Appeals Court Asked to Block Show-Me-Your-Papers Provision of Arizona Anti-Immigrant Law
Civil Rights Groups Say Substantial Claims about Most-Notorious Section of S.B. 1070 Must Be Resolved
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SAN FRANCISCO – A coalition of civil rights groups has appealed a federal court decision that would allow the most-notorious portion of Arizona’s anti-immigrant law to go into effect.
The appeal, with the U.S. Court of Appeals for the Ninth Circuit, was filed eight days after U.S. District Court Judge Susan Bolton denied a request to block the “show-me-your-papers” provision of the Arizona law, S.B. 1070, from going into effect later this month. The coalition today asked the Ninth Circuit to suspend the provision for the duration of its appeal.
The provision requires police to verify the citizenship or immigration status of people arrested, stopped or detained if there is a reasonable suspicion that they are in the country unlawfully. In June, the Supreme Court confirmed that three other key provisions of S.B. 1070 are unconstitutional, but declined to block section 2B, the “show me your papers” provision. Several other parts of SB 1070 are blocked by separate injunctions issued by the district court.
“The plaintiffs in this case have raised substantial claims against section 2B and the courts should not allow the provision to go into effect without even considering those claims, which is what will happen if the court of appeals denies the request we are filing today,” said Omar Jadwat, senior staff attorney with the ACLU Immigrants’ Rights Project. “As the history of this litigation shows, we are determined to fight SB 1070 and continue to work to preserve all Arizonans’ rights to be free from harassment and profiling.”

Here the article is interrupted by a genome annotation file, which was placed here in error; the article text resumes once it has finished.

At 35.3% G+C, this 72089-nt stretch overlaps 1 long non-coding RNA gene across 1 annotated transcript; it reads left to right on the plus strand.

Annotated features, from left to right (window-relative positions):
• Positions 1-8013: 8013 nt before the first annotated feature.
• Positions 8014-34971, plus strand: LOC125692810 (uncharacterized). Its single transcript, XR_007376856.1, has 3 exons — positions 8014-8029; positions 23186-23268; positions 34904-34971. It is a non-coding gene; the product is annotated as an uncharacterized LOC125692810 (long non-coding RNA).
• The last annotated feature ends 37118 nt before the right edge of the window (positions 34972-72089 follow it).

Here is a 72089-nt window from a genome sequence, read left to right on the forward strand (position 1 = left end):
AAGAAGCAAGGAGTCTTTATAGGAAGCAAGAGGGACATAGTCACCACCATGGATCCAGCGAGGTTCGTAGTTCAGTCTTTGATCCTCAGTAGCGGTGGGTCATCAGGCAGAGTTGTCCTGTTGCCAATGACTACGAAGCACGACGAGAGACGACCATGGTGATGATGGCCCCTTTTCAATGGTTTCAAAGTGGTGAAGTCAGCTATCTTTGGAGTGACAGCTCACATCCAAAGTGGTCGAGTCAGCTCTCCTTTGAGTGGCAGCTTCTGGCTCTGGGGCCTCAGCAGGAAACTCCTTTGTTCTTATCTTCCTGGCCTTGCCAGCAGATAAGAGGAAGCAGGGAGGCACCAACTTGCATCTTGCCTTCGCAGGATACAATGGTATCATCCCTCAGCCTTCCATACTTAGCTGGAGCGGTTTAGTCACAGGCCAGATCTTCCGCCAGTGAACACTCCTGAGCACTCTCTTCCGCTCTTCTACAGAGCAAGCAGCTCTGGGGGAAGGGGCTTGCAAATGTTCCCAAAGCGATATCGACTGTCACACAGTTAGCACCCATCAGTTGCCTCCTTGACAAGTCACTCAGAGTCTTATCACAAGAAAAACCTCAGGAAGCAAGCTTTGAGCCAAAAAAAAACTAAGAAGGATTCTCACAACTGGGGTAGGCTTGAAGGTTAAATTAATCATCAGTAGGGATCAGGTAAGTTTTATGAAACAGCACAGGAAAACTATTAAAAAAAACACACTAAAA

“Section 2B of SB 1070 threatens fundamental rights of Latinos and other people of color in Arizona,” said Linton Joaquin, general counsel of the National Immigration Law Center. “We are committed to fighting this law until it is permanently stricken. We look forward to finally having our civil rights claims addressed in court.”
“The very high likelihood of irreparable harm from any implementation of a law that effectively mandates improper racial profiling by law enforcement officers, who are required to engage in immigration enforcement for which they are not trained, imperils the taking of all possible steps in court to bar such implementation,” said Thomas Saenz, president and general counsel of MALDEF.
The coalition includes the ACLU, the ACLU of Arizona, NILC, MALDEF, the National Day Laborer Organizing Network, the Asian Pacific American Legal Center and the Asian American Justice Center, both members of the Asian American Center for Advancing Justice, as well as the NAACP. The law firms of Munger, Tolles & Olson LLP, Altshuler Berzon LLP, and the Ortega Law Firm are also acting as co-counsel in the case.
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